The U.S. The U.S. Geological Survey and Fish and Wildlife Bats Service provided a disturbing update last month on the white-nose syndrome epidemic in North America. WNS was confirm in Myotis Lucifugus, a little brown bat, near North Bend, Washington. This is more than 1,300 miles from Nebraska, the western edge of the disease front.
WNS and the bat conservation community hit hard by the news. WNS spreads in a gradual manner from one state to another over the past 10 years. It is believe to have originate in Albany, New York. Researchers were able to predict the arrival of the pathogen Pseudogymnoascus structans on the Pacific Coast in 2026 because of this consistency.
Since 2007, researchers have been working on strategies to stop WNS spreading and prevent massive bat deaths. Yet, the disease is spreading faster than expected. Researchers are still trying to figure out how to stop this deadly disease from spreading faster than expected.
Gateway To The West Bats
To understand why this is so bad for bats, it’s important to understand how wildlife biologists try to stop the spread of deadly pathogens.
Many of the current strategies to reduce the impact of WNS upon susceptible bat populations are base on the idea of stop-gap, or methods that could be use at geographic choke points to slow down the spread of the disease. This would allow scientists to find permanent solutions such as vaccines and gene silencing, to stop the spread of the disease to new populations.
WNS’s arrival on the West Coast removes this option from the equation in many ways. It has already passed the geographic bottlenecks where scientists had hoped it would slow down. The WNS community has other concerns about this case.
Come Here Often
The pathogen has shown to be mono-clonal in studies of the eastern U.S. fungus. P. destructans from Georgia is genetically identical to P. destructans from Missouri and New York. This is good news for bats as it increases their chances of developing resistance.
The results of subsequent evaluations indicate that P.destructans is, as most fungi are, likely to participate in sexual reproduction where complementary mating types exist (think male and feminine, but with many potentially compatible “genders”) This, along with recent findings that P. destructans is widespread in eastern Asia, suggests that the West Coast case could have been introduced in a novel way or that it may be a different strain. It could also be a complementing mating type to P.destructans in the eastern U.S.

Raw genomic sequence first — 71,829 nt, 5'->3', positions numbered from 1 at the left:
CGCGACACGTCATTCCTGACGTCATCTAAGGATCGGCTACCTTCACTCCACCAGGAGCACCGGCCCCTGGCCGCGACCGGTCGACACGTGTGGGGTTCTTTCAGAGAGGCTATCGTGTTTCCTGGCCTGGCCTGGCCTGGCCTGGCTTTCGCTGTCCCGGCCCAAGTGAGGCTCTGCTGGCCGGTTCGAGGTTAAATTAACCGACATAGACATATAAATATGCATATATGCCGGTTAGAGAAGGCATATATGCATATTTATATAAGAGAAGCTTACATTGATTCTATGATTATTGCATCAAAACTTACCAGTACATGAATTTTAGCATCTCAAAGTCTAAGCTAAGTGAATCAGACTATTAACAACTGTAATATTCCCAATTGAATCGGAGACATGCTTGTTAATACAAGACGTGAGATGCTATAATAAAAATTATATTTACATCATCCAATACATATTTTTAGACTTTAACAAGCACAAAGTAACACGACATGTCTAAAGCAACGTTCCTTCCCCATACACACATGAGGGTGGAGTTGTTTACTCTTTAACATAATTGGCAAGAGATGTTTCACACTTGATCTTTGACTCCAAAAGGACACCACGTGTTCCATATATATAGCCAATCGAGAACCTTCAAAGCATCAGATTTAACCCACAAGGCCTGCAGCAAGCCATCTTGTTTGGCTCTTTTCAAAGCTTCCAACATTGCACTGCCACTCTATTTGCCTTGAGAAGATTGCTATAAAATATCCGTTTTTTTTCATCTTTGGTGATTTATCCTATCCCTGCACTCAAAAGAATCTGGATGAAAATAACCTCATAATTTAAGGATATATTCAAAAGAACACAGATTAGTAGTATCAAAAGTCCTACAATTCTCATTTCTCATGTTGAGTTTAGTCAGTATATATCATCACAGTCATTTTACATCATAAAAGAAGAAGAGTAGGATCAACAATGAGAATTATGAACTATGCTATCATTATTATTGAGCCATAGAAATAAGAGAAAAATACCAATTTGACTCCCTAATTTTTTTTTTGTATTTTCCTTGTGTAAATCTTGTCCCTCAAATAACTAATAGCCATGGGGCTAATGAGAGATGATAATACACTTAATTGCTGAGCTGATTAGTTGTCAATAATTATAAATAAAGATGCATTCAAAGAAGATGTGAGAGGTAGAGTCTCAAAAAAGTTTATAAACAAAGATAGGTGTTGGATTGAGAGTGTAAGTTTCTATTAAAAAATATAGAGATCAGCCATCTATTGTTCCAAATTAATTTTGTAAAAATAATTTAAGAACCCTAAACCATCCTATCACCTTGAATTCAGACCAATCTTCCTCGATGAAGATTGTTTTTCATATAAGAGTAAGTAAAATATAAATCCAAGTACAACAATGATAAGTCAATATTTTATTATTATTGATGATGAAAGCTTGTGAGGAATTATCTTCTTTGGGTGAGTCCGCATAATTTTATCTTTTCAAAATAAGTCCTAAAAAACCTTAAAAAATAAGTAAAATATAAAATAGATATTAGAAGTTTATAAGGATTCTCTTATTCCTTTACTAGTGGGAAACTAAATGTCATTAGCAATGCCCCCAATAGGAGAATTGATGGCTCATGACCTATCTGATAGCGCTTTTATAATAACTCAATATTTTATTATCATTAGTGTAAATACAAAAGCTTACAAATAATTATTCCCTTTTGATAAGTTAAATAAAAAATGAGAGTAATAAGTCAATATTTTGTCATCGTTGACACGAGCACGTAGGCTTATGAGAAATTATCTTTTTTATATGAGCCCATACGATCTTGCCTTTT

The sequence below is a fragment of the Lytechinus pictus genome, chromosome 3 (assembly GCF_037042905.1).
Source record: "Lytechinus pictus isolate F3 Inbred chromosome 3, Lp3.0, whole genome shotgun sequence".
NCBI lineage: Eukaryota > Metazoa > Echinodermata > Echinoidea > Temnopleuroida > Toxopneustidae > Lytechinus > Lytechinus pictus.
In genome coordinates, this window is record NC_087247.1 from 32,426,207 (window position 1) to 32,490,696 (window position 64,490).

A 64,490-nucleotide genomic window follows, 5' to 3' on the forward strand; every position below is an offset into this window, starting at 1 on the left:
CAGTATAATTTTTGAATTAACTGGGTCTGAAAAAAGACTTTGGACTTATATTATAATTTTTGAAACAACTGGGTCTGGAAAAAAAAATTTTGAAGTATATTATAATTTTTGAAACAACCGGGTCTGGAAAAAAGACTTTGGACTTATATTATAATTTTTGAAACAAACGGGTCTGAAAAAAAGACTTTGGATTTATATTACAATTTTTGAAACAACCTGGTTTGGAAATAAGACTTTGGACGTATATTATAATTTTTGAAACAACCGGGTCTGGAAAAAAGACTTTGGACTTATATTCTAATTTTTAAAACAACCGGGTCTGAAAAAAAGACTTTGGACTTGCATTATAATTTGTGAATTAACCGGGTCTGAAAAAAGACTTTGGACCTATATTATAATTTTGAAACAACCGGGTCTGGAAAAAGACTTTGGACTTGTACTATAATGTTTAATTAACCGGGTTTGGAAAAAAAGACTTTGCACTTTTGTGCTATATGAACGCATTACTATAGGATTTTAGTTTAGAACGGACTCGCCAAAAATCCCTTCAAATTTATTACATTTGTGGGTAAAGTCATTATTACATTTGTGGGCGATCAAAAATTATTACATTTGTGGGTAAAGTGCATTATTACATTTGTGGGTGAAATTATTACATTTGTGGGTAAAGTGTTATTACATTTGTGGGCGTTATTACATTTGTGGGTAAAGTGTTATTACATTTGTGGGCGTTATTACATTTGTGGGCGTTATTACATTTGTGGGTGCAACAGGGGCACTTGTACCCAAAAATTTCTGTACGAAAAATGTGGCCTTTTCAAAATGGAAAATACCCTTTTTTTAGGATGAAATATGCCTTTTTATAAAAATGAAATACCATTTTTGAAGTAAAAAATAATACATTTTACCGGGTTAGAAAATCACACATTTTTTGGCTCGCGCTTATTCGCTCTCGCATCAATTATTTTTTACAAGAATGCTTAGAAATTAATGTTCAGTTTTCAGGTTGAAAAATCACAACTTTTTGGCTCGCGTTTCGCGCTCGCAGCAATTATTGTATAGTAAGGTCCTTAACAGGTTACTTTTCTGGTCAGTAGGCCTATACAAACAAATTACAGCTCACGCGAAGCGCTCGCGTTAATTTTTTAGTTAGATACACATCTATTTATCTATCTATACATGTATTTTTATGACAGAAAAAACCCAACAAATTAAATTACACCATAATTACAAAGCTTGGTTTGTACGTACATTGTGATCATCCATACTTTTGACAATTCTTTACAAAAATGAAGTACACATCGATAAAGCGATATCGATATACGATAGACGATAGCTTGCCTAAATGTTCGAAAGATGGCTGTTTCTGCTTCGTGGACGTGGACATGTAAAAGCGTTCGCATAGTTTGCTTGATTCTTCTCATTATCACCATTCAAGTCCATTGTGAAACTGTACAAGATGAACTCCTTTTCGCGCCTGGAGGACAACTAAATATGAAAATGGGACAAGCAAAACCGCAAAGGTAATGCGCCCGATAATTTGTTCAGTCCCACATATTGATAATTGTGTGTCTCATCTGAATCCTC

For several reasons, this could prove to be very dangerous for bats. Researchers will need to identify the source of this infection and determine if it is compatible with any existing isolates to understand how serious it could be for WNS in North America.
Stronger Than The Average Spore Bats
Conidia are spores, which are fungi-produced reproductive cells that reproduce in sexual reproduction. The sensitivity of conidia to any given control agent is the basis of all the work currently being done to make spores inactive and stop the spread of WNS.
However, this phylum, Ascomycota fungus can also reproduce sexually through a type spore called ascospores. Ascospores have proven to be more resistant than conidia in numerous Ascomycota cases.
Researchers may discover that P. destructans is capable of producing ascospores, which is sexual reproduction as opposed to conidia. If this is the case, then existing decontamination protocols must be modified to accommodate the increased resilience of these sexualspores.
A Red Queen And Brown Bats
The ultimate meaning of whether or not the fungus reproduces sexily is dependent on a long-debated theory in evolutionary biology, which many believe will eventually save vulnerable North American bat species. This theory is the Red Queen hypothesis.
In a system that has a parasite (P.destructans) and a host (bat), coevolution happens as the disease recurs over many generations. The parasite will not be tolerate if the host reproduces sexually (WNS in North America).
Coevolution is a mechanism that supports the status quo in systems where the parasite and host reproduce sexually. As bats develop tolerance to one strain P. destructans, another strain that results from sexual recombination and is capable of causing diseases in the new host will be the dominant strain.
The analogy of the Red Queen running found in Lewis Carroll’s Through the Looking-Glass, And What Alice Found There”. Even though evolution is happening (running), everyone’s evolving together so that the disease paradigm does not change.
This is why North American WNS may be affect by the introduction of a complementary mate type. The fungus reproduces sexually so bats will not be able develop significant tolerance. Bats also quickly adapt to any resistance.